What is the difference between propriety and virtue, and how does this relate to the constant abuse of free speech we see today? According to economist and philosopher, Adam Smith, propriety is the extent to which our actions accord with social expectations; which themselves are subjective and you could say are relationally determined. Virtue, on the other hand, is the extent to which an action is well-intended and the extent to which it produces that intended result.

Acton Line brings you a conversation with Acton Institute’s Dylan Pahman, research fellow, and Eric Kohn, director of communications.  Pahman is also the managing editor of the Journal of Markets and Morality, a peer reviewed academic journal published by The Acton Institute, that promotes intellectual exploration of the relationship between economics and morality from both a social science and theological perspective.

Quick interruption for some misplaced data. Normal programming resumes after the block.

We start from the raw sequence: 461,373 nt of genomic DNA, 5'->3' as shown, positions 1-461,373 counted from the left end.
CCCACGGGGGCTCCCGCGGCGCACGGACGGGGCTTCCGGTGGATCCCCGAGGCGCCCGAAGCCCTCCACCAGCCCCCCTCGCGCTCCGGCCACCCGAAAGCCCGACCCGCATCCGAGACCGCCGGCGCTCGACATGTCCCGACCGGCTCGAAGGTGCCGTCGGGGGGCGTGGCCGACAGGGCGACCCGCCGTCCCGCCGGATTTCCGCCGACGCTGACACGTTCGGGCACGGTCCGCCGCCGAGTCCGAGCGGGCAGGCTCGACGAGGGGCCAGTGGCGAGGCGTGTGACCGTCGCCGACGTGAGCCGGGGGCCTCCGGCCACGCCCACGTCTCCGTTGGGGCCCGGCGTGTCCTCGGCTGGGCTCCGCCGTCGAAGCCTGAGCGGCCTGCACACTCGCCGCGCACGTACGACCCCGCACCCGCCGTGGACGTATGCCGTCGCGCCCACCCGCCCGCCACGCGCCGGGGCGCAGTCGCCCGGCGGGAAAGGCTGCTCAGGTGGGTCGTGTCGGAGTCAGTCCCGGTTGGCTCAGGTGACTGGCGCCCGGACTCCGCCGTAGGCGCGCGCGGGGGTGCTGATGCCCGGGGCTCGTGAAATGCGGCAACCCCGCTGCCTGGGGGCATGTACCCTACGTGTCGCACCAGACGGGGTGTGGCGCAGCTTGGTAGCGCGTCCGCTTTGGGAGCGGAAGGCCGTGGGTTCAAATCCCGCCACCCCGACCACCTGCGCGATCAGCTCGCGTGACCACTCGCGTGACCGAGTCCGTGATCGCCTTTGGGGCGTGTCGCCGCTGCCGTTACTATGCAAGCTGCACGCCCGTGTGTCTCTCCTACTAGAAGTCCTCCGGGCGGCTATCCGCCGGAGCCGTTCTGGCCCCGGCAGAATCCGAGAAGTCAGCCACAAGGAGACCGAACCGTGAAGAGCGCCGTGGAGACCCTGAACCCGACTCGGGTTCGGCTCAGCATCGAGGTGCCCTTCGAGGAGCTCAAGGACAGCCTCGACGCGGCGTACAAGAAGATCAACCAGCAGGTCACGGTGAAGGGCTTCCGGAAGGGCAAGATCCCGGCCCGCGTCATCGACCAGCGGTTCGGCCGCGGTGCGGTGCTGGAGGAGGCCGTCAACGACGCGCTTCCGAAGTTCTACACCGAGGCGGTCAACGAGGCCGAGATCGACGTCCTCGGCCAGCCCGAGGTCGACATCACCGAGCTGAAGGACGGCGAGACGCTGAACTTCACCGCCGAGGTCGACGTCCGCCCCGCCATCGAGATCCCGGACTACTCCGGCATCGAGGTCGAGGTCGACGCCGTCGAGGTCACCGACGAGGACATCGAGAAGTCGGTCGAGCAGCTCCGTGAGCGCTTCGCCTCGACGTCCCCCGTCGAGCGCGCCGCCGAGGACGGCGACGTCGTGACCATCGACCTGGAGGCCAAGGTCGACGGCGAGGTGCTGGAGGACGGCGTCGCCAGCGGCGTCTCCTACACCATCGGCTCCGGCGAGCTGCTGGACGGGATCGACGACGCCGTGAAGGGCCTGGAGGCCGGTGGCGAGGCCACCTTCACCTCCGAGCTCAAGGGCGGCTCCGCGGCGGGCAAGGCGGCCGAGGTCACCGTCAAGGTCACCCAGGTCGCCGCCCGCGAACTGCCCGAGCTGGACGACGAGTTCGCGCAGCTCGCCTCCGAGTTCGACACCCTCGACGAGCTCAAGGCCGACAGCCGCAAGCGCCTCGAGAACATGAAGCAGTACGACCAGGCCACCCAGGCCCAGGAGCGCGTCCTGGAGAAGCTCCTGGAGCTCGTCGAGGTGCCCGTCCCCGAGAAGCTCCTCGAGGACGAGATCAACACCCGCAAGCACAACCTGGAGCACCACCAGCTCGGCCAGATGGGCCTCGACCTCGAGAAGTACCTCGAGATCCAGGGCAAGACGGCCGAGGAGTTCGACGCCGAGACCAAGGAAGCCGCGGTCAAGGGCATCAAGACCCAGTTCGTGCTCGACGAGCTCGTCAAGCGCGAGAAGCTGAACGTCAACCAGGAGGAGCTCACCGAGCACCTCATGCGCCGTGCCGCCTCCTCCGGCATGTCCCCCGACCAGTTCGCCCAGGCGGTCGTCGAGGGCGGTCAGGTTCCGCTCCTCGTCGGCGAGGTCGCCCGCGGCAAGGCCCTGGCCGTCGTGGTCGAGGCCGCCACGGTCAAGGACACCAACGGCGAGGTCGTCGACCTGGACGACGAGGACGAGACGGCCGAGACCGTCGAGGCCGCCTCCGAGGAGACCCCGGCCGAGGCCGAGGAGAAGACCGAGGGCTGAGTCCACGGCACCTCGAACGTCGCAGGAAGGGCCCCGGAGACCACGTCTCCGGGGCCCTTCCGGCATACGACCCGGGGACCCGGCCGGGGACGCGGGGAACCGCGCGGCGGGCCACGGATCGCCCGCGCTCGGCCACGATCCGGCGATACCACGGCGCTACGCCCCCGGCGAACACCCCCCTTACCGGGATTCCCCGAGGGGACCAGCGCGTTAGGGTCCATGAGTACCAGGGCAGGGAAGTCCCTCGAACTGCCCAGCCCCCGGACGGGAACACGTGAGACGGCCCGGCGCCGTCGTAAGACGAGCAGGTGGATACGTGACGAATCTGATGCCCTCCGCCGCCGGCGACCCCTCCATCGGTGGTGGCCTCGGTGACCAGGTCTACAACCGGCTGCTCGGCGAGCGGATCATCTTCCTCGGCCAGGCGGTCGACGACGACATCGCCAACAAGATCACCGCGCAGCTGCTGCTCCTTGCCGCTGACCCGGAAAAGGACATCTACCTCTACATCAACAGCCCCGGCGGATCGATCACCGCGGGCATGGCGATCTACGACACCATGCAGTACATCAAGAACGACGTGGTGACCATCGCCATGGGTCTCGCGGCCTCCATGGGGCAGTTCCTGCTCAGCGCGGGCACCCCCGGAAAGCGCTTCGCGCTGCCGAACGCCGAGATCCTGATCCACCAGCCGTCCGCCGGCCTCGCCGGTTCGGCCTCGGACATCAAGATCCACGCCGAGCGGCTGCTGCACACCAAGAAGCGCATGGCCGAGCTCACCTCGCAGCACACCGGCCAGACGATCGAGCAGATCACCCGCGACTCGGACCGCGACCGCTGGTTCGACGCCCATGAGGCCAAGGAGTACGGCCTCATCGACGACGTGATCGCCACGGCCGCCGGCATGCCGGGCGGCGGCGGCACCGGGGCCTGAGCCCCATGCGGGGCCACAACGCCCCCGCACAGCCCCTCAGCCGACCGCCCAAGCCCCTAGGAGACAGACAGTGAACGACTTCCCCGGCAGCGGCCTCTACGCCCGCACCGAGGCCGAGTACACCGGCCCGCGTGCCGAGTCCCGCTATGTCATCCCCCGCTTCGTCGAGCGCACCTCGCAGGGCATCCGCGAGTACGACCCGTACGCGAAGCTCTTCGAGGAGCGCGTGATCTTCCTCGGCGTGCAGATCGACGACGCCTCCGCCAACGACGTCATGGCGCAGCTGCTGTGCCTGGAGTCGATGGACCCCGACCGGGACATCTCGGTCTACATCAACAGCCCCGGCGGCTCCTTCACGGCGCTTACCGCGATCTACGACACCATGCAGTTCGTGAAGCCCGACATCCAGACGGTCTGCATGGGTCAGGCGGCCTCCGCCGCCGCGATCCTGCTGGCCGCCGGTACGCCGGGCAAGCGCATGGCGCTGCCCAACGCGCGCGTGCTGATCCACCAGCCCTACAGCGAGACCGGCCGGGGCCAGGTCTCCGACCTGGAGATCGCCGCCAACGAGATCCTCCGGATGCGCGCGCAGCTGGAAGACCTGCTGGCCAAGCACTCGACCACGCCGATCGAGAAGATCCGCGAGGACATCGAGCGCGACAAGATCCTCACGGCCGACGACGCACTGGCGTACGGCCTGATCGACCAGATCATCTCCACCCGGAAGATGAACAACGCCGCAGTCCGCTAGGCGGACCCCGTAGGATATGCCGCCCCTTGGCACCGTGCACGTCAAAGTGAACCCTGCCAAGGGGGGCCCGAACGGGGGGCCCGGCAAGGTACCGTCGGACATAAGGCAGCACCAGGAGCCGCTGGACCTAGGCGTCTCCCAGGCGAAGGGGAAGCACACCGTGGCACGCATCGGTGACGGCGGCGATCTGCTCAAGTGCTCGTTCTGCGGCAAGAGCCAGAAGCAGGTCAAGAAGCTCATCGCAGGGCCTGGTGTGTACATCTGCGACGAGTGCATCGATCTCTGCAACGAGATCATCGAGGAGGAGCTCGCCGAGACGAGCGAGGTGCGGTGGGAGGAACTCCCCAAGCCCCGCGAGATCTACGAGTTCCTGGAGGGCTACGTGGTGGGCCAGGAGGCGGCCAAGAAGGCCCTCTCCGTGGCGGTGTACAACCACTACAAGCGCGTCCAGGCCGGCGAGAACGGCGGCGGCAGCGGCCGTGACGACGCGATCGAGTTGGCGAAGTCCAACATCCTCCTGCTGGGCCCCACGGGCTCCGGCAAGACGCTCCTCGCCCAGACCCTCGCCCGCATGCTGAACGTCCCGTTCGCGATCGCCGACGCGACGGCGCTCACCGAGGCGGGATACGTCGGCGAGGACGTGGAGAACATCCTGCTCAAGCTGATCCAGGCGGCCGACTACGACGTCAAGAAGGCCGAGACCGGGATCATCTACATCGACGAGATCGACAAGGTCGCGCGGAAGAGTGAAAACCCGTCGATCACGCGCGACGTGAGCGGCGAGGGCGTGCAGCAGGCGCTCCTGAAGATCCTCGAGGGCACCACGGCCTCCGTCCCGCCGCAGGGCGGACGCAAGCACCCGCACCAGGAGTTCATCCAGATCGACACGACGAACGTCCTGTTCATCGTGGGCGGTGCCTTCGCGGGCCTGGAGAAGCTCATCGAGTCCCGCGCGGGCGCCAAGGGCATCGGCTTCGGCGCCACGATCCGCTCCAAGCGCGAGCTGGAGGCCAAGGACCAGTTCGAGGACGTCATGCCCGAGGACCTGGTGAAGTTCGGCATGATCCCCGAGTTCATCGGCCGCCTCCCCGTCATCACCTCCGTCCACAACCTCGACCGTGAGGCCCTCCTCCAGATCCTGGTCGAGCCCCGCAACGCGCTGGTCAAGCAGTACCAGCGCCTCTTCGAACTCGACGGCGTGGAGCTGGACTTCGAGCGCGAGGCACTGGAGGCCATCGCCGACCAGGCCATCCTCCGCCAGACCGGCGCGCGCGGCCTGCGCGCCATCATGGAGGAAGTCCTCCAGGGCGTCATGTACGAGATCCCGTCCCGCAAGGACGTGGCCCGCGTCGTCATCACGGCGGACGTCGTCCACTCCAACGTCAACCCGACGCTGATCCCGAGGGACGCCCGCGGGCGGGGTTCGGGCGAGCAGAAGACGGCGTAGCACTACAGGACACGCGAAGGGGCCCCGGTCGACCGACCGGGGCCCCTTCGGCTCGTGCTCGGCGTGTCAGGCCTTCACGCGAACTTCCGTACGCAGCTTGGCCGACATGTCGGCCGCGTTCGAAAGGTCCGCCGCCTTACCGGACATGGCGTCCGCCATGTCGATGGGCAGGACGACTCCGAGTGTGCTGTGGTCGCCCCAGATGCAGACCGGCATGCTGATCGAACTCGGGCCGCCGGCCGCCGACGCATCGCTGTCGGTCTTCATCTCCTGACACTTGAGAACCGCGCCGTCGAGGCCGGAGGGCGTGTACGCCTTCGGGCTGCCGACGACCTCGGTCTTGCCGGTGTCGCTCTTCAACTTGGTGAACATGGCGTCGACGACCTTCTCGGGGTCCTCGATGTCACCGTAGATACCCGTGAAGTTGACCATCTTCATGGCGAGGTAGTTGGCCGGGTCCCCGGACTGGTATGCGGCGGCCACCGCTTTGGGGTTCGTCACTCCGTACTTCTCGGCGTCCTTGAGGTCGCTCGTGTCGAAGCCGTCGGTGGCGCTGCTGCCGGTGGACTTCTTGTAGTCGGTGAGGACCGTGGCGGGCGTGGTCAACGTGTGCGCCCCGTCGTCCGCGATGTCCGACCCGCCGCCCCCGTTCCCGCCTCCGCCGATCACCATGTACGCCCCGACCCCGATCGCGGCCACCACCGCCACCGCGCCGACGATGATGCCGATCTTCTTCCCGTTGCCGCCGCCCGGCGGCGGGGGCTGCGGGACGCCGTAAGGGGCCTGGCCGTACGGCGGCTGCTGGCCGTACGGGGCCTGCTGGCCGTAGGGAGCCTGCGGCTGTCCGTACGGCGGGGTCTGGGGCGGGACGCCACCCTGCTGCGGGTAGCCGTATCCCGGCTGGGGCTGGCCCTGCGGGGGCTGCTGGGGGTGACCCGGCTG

In this episode, they discuss free speech, the cancel culture, and the difference between propriety and virtue.


Journal of Markets & Morality 


Clobbering free speech with the Constitution 


The constitutional way to defeat cancel culture 


The solution to ‘cancel culture’ is true community


Why do we embrace ‘cancel culture’?


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